There was a lengthy piece in yesterday’s paper that gave me that “wow”, flabbergasted feeling. I’m trying not to be silenced by that feeling. Lately it occurred to me that these flabbergasting things are really stifling communication by reasonable people. The people who are hard over one way or another have a standard set of lines to go to, relevant or not.
The article: Paying to be Popular: social media’s black market. Since anyone reading this is at least a little involved in social media it’s worth a read. Fake followers for fake news (I am talking about real fake news, not the kind of “fake news” that means someone in power doesn’t like it even though it’s true). People who are “influencers” are buying followers so they appear to be more influential than they are. This causes their postings to bubble to the top in the algorithms that decided who should see what.
There was a scary article, in a scary special report called the Future of War, in this week’s Economist as well: My truth against yours: The power of fake news and undue influence.
It is a war…on us.
Here is the last paragraph from the Economist article:
In the future, “fake news” put together with the aid of artificial intelligence will be so realistic that even the best resources and most professional news organization will be hard pressed to tell the difference between the real and the made-up sort. Official web-sites and social-media accounts will become increasingly vulnerable to hackers, who may be able not only to provoke stock market crashes and riots but even contrive crises between countries that may induce them to go to war with each other.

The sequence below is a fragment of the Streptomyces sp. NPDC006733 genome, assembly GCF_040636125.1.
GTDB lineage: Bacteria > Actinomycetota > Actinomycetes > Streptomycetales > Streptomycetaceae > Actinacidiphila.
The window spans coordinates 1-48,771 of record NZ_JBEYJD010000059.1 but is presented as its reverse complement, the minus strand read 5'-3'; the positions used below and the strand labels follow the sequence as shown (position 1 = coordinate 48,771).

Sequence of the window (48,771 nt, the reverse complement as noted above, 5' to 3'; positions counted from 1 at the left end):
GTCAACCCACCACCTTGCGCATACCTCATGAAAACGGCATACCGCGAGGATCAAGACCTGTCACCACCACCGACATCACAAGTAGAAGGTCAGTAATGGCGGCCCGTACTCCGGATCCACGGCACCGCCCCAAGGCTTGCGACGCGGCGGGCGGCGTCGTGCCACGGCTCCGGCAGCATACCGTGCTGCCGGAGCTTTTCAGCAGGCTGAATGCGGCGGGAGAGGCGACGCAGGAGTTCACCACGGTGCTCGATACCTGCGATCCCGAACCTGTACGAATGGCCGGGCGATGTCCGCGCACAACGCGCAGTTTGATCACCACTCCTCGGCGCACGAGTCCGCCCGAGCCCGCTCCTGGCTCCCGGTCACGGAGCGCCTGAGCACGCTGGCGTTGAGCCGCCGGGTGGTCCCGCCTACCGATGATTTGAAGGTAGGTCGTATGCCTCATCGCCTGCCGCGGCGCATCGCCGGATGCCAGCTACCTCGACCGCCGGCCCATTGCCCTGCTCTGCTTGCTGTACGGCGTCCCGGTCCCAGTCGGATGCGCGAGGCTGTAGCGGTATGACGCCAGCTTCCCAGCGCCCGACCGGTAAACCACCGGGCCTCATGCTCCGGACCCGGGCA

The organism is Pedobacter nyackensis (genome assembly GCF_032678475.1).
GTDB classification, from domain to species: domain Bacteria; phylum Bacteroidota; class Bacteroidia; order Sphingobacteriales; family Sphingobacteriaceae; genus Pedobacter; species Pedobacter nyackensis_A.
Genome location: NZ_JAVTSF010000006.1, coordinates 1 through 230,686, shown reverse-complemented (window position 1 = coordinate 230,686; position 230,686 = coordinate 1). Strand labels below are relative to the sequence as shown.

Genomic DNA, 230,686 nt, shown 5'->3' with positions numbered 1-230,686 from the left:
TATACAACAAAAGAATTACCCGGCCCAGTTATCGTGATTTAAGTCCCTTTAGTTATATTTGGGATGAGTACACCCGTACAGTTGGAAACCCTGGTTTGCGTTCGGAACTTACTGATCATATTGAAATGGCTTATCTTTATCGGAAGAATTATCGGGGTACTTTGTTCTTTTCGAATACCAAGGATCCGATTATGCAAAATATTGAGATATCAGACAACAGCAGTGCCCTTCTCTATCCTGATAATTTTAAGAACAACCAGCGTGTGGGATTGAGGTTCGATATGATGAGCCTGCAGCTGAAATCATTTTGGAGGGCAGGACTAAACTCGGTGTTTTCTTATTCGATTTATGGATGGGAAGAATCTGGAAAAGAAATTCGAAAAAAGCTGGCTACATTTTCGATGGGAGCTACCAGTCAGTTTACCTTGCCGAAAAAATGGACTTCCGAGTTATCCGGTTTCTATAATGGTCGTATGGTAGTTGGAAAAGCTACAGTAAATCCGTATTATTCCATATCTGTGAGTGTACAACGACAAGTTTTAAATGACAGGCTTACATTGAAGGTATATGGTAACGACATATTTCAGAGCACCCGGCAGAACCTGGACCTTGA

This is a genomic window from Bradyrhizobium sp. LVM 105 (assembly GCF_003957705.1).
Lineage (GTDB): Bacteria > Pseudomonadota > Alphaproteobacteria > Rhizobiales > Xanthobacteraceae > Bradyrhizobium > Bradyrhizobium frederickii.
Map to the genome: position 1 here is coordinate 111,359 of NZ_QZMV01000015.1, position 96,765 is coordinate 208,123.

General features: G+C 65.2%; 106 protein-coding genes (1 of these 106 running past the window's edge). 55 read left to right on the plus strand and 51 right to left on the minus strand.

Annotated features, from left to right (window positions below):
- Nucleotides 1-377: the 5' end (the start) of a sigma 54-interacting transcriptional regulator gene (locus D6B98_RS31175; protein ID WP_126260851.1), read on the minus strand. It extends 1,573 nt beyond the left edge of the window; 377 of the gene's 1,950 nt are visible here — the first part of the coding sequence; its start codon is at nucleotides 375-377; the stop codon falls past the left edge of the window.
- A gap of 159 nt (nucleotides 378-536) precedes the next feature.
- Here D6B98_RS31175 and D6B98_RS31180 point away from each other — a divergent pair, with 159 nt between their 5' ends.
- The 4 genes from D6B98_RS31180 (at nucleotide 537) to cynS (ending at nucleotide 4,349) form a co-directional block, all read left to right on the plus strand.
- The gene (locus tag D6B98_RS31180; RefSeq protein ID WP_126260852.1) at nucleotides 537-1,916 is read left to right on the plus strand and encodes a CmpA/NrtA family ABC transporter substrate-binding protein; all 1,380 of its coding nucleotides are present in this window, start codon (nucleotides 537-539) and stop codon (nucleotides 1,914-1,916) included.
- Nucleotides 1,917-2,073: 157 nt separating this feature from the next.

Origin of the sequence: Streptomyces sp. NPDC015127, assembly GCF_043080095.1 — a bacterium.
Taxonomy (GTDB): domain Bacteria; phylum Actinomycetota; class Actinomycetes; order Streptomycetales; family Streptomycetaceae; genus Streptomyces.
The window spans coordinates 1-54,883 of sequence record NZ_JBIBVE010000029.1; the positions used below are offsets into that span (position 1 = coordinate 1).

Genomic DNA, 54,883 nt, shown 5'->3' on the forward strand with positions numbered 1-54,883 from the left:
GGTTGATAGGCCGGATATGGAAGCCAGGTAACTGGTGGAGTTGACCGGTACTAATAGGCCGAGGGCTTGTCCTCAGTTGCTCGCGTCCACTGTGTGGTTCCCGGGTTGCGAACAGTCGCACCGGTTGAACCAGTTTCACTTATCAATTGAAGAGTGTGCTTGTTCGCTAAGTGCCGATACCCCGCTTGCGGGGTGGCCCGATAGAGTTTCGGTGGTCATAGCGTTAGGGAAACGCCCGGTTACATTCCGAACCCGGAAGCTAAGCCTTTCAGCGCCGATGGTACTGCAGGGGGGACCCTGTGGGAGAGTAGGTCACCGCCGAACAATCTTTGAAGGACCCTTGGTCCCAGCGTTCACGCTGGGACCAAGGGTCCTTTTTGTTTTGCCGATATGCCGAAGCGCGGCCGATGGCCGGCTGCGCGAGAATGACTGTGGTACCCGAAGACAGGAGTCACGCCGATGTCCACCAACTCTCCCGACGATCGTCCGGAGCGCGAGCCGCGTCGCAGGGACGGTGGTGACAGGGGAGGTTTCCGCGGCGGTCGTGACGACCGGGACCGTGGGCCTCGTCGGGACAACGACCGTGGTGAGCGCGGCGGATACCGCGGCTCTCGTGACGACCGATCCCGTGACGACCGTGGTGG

The two articles are talking about some similar points. In the Times article some people have had their social media identities borrowed by these outfits that provide fake followers. The article was primarily about marketers manipulating the system. In the Economist they show how this was used during the last presidential campaign to manipulate outcomes.
This brought to mind something from a couple of years ago: I was chaperoning my niece and some friends at an over-night at my dad’s house. They made popcorn, watched a movie then started to do those Facebook surveys. The ones like “What kind of princess are you?” I was struck at how much data about the personalities of these young people Facebook was obtaining through these surveys. Enough to figure out exactly how to manipulate the people who fill them out, not just by interests based on what they post, but by creating and choosing ads that will trigger them to react. It felt evil. The kids were just doing the surveys for fun.
I think we need to ask some serious questions of ourselves about what the purpose and scope of social media should be…or if it should exist at all.
It feels like the system has evolved to stifle and manipulate us. Is there any way to hit the reset button and turn it back into a fun way to connect with family and friends? Or maybe I was naive to think that was ever the point.